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Artistic director Stoner Winslett introduces the company's dancers.
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Valerie Tellman at the 30th anniversary season kickoff.
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Ballet II dancer Ira White started with the Minds in Motion program.
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Choreographer Philip Neal works with dancers Fernando Sabino and Maggie Small.
Richmond Ballet dancer Valerie Tellman, known for her starring roles in Cinderella and Rodeo, among many other productions, starts rehearsing today with the Suzanne Farrell Ballet for a series of performances at the Kennedy Center in Washington.
“I’m a little anxious,” she said during a kickoff event Friday evening for the Richmond Ballet’s 30th anniversary season. “I’ve been here my whole career.”
Tellman, who started with Richmond Ballet as an 11-year-old student, says she finds the prospect of dancing with Farrell’s company “exciting and a little nerve-wracking.” She credits Stoner Winslett, Richmond Ballet’s artistic director, with supporting her desire to work with the renowned ballerina and dance teacher.
She says she knows only one of the eight ballet works the Suzanne Farrell Ballet will be performing — Mozartiana, which the late George Balanchine created for Farrell and Ib Anderson in 1981. Tellman will be working with the company in D.C. for seven weeks before returning to Richmond to perform as the Butterfly in The Nutcracker. She doesn’t know yet which parts she’ll be assigned — “I’ll go and they’ll put me where they want to put me.”
Winslett announced Tellman’s news while introducing Richmond Ballet’s dancers at Friday’s event, which celebrated the company’s three decades. Surrounded by a display of costumes and video projections from past performances, Winslett said, “I just feel like the luckiest person in the world. I arrived at a time when the Richmond Ballet was bubbling with potential.”
Thirty years ago, she noted, “There was no place in Virginia for a professional dancer to have a job.”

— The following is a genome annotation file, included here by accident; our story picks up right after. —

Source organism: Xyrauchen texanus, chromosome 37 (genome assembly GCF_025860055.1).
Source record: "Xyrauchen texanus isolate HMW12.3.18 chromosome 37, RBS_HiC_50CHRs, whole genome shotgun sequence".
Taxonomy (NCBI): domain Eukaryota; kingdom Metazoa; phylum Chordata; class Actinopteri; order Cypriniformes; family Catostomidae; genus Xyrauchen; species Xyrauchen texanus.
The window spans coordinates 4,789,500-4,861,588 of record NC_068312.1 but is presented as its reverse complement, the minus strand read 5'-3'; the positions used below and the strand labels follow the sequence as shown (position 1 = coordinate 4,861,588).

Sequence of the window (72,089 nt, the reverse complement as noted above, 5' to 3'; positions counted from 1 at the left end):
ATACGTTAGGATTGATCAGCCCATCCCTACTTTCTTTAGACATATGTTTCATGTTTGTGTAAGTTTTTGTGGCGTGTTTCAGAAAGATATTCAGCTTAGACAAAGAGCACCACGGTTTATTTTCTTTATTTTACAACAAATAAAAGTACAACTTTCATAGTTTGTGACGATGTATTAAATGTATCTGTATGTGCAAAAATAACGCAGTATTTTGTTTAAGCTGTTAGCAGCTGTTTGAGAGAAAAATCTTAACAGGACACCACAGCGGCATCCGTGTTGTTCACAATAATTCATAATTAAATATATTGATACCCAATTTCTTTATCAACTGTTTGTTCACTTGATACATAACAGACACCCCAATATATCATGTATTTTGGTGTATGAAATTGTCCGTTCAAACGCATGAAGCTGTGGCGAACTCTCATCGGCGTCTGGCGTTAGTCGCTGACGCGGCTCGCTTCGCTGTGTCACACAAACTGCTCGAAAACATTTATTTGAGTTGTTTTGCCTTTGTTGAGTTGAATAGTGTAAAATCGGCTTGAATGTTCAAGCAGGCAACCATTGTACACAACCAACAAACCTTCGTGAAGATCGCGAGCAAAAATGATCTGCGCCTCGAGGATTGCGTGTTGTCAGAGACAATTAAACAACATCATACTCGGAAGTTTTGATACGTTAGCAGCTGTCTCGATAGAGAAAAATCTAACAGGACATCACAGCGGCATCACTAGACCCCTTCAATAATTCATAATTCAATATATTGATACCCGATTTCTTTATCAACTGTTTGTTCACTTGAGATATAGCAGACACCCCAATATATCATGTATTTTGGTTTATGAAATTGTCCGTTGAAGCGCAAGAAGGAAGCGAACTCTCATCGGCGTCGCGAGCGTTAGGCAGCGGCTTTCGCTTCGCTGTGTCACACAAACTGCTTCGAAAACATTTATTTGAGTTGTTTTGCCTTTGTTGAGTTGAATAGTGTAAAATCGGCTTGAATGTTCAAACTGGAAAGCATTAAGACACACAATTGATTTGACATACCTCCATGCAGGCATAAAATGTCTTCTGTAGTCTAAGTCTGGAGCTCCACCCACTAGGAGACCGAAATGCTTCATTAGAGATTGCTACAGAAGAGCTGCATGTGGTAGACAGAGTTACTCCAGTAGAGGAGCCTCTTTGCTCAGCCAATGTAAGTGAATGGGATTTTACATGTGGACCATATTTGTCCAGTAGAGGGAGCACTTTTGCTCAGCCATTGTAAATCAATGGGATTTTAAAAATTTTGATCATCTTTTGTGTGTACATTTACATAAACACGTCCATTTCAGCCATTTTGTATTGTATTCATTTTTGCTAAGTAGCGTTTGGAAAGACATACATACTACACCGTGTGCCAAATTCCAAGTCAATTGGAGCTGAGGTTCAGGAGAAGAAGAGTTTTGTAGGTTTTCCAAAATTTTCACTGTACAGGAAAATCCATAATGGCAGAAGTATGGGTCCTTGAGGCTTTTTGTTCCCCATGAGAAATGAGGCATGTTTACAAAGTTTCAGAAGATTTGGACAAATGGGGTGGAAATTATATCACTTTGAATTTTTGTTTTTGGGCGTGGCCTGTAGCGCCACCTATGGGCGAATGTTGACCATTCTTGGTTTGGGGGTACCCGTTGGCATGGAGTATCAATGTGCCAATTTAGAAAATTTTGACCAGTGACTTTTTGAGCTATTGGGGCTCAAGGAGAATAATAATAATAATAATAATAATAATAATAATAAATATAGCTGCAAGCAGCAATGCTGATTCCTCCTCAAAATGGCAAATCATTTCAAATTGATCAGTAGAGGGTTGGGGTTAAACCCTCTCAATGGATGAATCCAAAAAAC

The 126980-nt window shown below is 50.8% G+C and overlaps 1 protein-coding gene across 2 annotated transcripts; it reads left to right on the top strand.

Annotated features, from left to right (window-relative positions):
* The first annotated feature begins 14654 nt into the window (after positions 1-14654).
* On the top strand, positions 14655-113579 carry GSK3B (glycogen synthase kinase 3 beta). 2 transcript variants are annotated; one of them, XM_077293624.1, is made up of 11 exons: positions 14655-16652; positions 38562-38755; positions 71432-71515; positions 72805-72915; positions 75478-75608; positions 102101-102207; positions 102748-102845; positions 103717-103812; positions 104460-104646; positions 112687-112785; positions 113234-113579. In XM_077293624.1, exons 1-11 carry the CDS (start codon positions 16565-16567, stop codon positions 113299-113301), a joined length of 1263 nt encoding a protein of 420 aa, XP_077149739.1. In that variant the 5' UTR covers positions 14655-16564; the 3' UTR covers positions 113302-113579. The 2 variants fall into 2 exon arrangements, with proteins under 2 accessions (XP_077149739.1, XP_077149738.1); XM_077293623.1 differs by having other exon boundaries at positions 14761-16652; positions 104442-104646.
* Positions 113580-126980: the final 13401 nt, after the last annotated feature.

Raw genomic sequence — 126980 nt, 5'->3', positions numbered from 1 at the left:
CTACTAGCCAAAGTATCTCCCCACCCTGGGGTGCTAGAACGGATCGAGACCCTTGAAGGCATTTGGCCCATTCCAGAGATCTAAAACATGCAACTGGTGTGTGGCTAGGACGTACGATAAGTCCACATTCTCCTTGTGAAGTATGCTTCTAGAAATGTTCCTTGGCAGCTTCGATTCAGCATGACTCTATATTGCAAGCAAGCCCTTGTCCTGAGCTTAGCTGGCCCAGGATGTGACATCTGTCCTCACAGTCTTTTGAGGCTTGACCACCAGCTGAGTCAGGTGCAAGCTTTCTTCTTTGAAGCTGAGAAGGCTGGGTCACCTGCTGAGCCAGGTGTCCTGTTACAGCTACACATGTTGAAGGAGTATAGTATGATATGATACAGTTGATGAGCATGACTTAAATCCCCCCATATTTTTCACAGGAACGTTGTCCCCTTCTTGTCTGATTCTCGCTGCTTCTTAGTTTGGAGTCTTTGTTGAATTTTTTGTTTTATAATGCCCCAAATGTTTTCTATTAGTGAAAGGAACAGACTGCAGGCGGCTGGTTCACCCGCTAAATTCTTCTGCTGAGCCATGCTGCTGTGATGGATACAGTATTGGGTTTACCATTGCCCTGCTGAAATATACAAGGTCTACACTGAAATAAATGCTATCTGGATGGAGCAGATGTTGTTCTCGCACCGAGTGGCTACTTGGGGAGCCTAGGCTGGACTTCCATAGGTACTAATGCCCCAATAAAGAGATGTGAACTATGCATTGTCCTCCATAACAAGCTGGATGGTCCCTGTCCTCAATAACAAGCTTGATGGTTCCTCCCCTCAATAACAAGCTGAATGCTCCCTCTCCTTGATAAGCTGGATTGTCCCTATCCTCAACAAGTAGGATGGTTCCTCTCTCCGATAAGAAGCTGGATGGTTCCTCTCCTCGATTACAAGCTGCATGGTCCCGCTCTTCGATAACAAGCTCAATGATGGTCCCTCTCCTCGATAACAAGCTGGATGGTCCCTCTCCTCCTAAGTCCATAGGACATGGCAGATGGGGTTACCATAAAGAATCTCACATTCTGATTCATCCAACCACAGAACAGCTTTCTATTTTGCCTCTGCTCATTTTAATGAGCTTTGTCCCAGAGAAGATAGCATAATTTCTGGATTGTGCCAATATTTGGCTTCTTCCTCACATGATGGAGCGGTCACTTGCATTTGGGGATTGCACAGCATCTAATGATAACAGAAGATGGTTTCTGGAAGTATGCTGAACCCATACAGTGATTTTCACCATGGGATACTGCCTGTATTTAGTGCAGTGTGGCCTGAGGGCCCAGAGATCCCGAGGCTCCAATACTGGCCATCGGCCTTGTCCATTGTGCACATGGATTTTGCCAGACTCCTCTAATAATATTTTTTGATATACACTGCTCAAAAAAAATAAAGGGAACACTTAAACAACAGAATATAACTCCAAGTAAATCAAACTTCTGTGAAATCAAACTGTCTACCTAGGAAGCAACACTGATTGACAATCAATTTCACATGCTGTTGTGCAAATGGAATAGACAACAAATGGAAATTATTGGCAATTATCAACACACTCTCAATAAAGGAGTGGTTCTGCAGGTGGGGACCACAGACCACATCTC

Winslett recognized Catherine R. "Kitty" Claiborne, a longtime trustee, advocate and fundraiser for the Richmond Ballet in attendance Friday, as being instrumental in founding the company.
As she called the dancers forward by name, Winslett pointed out that Thomas Ragland, attending the event on crutches, has been temporarily sidelined by partial tear in his right Achilles tendon.
“I felt it during small jumps,” Ragland said later, “and decided to have it checked on. Hopefully I won’t be out for long.” A Henrico High School graduate, Ragland first studied dance with Annette Holt at Richmond’s City Dance program. He’s been with the Richmond Ballet since 1999, and teaches jazz dance there, as well.
Winslett also introduced Ira White, a Richmond Ballet II member whose experience with the company began when he was a fourth grader at Mary Munford Elementary School participating in the Minds in Motion program.
Afterward, White said his Minds in Motion teacher, Katherine Smothers, encouraged him to try out for Team XL and then audition for Team XXL, a performance group.
“She saw something in me that I never knew I possessed,” he says. “That was some of the most fun I ever had. It gave me a taste of what it was like to be a dancer.”
After auditioning and performing in The Nutcracker, White says, he was hooked. “That’s when I knew I wanted to be a dancer.”
A 2011 graduate of St. Christopher’s School, he’s now in his second year with Richmond Ballet II, which performs in schools and around the state as well as in Richmond Ballet main company productions such as the upcoming Bow Out, The Nutcracker and Cinderella. Richmond Ballet II dancers also serve as understudies who can fill in, if necessary, for main company dancers like the injured Ragland.
Guests at Friday’s kickoff event also were invited to watch the dancers in rehearsal. When I arrived, an ensemble number was wrapping up. Choreographer and veteran New York City Ballet dancer Philip Neal asked two lead dancers, Maggie Small and Fernando Sabino, to remain on stage and continue working with him on Phoenix Rising, set for its world premiere Oct. 1 to 6 at the Richmond Ballet Studio Theatre. Also being performed on those dates will be Bow Out, choreographed by Val Caniparoli and commissioned by the Richmond Ballet in 1995.